As a Life Insurance advisor, my mission is to show up with a cheque when my clients, their families, and their businesses need it most. But sadly, when I have come to accomplish that mission, it’s at an unfortunate time: when death or illness have struck.
Because of the deep client relationships that I foster, however, it became blatantly obvious and extremely important for me that I wanted to do much more for my clients.
Yes, showing up with the cheque is my promise, and it’s the ultimate service that I can provide in my professional capacity. But on a day-to-day basis, what I try and do for my clients goes way above and beyond the confines of a Life Insurance policy and its payouts.
I only work with a select few clients every year, and so I’m able to nurture each relationship with time and care. Here are a few key ways that I ensure I’ve got their backs:
- 360 degrees of help: I extend my network and expertise to help them beyond Life Insurance
My clients fall under one of two categories: business owners or high-income executives. They’re both very busy people, either managing their businesses, careers or carving out quality time for their families when they’re not tied up.
Both of these clients have a lot of financial and insurance-related aspects that they just don’t have the time to look into like for a business owner, say a liability insurance policy, or a group medical insurance plan.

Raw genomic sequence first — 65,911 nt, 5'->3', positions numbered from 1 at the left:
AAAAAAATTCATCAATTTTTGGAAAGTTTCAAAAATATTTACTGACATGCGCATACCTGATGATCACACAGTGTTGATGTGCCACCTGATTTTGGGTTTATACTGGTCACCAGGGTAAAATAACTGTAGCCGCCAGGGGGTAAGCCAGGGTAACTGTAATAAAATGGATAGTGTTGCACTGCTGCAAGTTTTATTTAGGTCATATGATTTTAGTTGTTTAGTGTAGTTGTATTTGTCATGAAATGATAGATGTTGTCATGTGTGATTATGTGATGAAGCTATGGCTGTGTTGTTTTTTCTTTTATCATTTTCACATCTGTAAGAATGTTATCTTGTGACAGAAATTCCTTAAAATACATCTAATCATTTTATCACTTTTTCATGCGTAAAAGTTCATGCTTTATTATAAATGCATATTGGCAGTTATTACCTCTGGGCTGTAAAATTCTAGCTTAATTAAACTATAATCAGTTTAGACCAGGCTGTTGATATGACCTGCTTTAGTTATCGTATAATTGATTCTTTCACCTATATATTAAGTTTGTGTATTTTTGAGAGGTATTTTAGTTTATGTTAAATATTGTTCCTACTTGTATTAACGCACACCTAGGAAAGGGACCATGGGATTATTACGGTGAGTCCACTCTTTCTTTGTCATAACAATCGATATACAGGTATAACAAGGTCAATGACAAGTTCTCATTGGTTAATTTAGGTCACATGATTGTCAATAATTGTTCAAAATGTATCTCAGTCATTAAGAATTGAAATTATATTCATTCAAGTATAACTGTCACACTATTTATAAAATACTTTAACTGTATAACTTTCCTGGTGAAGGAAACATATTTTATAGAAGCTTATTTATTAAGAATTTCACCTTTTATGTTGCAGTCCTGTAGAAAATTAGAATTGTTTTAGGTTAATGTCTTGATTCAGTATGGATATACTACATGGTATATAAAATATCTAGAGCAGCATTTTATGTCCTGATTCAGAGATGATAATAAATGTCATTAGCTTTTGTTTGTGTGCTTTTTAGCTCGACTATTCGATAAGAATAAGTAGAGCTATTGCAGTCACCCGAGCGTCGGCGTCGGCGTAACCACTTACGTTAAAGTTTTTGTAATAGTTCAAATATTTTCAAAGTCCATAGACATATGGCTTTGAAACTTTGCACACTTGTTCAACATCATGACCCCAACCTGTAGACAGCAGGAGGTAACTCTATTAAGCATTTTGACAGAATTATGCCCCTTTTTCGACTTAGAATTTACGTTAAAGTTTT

My focus is life insurance and these aren’t things I do, but I do know my clients need help with them. I also know that my advice and recommendations here make my clients feel a little more at ease – I would always have taken the time to establish that trust.
So, what I constantly do is invite other professionals that I trust and that I’ve dealt with in the past into a meeting with clients where I’ve identified a need. It’s really important to me that these professionals have great values, and are great at what they do.
Also, when I say 360 degrees, I really mean it. In addition to all the financial advice-related support, I even encourage my clients to lead healthier lives, hit the gym with me, and go on runs with me – it helps me feel a sense of accomplishment because I’m helping my clients lead healthier, happier lives. Which in turn brings their Life Insurance premiums down, so win-win, really!
- I always sit on the client’s side of the table
No matter who I’m bringing into the equation, I’m always sitting on the client’s side of the table.
If my client has forgotten to ask a couple of questions or has doubts which he’s not going to bring up to the surface, I ensure that I ask those questions and clear those doubts. The idea is to ensure that the clients’ interests are protected.
My loyalty lies with my client and protecting his or her interest, family, and/or business and I’m ensuring that I do that constantly.
- I’m honest, even if it means I have to play the whistleblower
Finances are always a touchy subject – whether business or personal. Clients put a lot of trust in their advisors when they open (their financial books) up to them.